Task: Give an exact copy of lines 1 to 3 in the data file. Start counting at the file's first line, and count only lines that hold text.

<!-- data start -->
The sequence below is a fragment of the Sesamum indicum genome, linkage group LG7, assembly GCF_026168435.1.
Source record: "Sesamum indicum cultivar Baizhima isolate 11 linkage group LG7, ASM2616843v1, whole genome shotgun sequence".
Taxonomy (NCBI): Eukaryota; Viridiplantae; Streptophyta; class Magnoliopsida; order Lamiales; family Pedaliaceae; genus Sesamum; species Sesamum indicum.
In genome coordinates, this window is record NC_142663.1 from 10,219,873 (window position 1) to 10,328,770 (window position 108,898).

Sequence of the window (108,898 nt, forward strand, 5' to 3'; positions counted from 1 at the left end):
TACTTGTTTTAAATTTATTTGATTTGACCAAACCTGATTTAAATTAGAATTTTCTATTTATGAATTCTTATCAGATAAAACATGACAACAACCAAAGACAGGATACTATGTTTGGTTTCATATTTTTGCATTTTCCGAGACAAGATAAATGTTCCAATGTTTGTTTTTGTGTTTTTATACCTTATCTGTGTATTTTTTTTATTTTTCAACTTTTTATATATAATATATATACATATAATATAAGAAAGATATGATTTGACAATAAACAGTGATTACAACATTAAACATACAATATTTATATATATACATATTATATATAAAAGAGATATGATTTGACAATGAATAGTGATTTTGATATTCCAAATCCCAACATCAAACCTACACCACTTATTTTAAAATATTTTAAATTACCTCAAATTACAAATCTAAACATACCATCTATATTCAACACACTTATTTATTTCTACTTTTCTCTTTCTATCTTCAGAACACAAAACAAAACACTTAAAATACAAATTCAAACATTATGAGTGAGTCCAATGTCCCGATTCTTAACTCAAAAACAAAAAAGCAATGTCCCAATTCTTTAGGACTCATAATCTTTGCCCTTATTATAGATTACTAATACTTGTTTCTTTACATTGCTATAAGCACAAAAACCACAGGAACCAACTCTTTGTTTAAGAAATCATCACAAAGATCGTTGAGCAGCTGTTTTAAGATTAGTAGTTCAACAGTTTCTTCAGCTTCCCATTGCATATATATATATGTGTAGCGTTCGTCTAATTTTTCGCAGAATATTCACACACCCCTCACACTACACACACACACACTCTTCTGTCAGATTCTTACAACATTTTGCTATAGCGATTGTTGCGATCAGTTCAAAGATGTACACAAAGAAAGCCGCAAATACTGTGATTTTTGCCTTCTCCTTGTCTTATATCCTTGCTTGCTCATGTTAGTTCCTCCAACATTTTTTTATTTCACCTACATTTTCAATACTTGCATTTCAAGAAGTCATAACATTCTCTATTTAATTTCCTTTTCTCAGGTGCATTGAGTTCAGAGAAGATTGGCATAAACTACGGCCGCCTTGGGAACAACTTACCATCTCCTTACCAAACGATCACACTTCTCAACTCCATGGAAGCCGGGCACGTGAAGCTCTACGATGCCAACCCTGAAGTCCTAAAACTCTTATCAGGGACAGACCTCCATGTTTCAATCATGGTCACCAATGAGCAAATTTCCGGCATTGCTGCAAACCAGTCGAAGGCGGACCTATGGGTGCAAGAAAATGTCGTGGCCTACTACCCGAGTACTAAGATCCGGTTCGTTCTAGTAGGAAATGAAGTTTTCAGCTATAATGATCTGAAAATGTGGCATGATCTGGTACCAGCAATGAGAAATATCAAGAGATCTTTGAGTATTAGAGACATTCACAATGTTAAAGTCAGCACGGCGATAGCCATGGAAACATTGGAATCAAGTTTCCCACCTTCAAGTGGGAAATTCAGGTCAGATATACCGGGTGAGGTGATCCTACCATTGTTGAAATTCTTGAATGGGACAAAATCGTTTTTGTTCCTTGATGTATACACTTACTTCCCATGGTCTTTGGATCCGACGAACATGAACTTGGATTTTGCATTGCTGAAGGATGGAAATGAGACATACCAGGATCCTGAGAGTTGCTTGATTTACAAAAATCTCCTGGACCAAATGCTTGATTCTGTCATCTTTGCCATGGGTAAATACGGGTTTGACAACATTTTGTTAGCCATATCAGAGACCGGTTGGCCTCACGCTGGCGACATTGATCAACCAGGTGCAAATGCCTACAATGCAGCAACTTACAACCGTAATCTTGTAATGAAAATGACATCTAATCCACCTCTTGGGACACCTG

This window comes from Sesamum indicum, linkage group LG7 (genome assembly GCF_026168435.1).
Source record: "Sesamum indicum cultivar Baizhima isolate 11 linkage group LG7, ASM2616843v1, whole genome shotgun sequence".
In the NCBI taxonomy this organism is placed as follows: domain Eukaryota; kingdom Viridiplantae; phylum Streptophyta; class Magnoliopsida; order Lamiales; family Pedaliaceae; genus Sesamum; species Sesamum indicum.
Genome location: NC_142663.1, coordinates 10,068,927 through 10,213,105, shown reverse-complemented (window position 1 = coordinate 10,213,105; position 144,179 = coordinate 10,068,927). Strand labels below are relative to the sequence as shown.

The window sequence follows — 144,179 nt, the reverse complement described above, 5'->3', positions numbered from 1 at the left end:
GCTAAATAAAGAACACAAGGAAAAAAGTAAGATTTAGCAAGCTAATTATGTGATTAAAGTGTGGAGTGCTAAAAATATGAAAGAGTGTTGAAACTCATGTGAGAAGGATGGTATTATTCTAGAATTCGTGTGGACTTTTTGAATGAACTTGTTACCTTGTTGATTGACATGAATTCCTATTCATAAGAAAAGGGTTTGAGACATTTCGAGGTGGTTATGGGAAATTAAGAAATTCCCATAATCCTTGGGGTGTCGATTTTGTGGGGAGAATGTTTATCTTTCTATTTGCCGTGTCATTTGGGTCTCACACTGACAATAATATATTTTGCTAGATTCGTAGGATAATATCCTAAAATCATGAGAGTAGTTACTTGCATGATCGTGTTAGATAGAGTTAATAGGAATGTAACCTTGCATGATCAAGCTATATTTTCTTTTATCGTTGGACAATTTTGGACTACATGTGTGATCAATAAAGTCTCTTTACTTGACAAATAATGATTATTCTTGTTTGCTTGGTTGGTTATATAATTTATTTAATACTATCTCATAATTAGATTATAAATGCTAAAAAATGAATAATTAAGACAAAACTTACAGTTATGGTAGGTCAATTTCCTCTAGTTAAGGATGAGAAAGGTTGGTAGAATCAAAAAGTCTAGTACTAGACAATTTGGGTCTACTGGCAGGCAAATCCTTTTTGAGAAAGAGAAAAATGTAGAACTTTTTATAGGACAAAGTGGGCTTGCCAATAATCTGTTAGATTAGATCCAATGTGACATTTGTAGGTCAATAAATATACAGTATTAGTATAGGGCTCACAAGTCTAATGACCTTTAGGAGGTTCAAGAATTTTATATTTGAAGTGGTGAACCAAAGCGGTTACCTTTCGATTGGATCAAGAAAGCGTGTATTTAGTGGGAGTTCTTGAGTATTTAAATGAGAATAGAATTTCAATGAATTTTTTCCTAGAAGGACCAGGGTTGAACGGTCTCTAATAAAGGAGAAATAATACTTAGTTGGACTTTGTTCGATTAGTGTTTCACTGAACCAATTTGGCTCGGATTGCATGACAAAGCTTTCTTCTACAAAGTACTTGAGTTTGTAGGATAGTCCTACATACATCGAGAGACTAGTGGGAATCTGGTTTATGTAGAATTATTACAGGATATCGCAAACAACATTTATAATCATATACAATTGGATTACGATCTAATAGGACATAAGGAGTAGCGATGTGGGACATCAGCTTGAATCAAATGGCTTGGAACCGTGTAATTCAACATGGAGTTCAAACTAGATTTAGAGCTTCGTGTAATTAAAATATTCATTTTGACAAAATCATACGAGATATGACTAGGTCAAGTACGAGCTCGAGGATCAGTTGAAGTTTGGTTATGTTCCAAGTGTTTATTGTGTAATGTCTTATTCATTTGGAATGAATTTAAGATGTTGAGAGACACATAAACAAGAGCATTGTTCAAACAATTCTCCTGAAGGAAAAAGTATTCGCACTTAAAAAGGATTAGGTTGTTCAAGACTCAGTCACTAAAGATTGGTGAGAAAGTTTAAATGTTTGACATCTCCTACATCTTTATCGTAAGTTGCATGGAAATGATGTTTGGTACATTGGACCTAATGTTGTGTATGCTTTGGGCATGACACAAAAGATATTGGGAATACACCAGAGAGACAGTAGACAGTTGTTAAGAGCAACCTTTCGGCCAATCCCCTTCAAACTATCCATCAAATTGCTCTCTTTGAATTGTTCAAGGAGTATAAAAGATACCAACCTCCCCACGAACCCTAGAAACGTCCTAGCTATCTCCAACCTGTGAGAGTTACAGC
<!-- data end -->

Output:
The sequence below is a fragment of the Sesamum indicum genome, linkage group LG7, assembly GCF_026168435.1.
Source record: "Sesamum indicum cultivar Baizhima isolate 11 linkage group LG7, ASM2616843v1, whole genome shotgun sequence".
Taxonomy (NCBI): Eukaryota; Viridiplantae; Streptophyta; class Magnoliopsida; order Lamiales; family Pedaliaceae; genus Sesamum; species Sesamum indicum.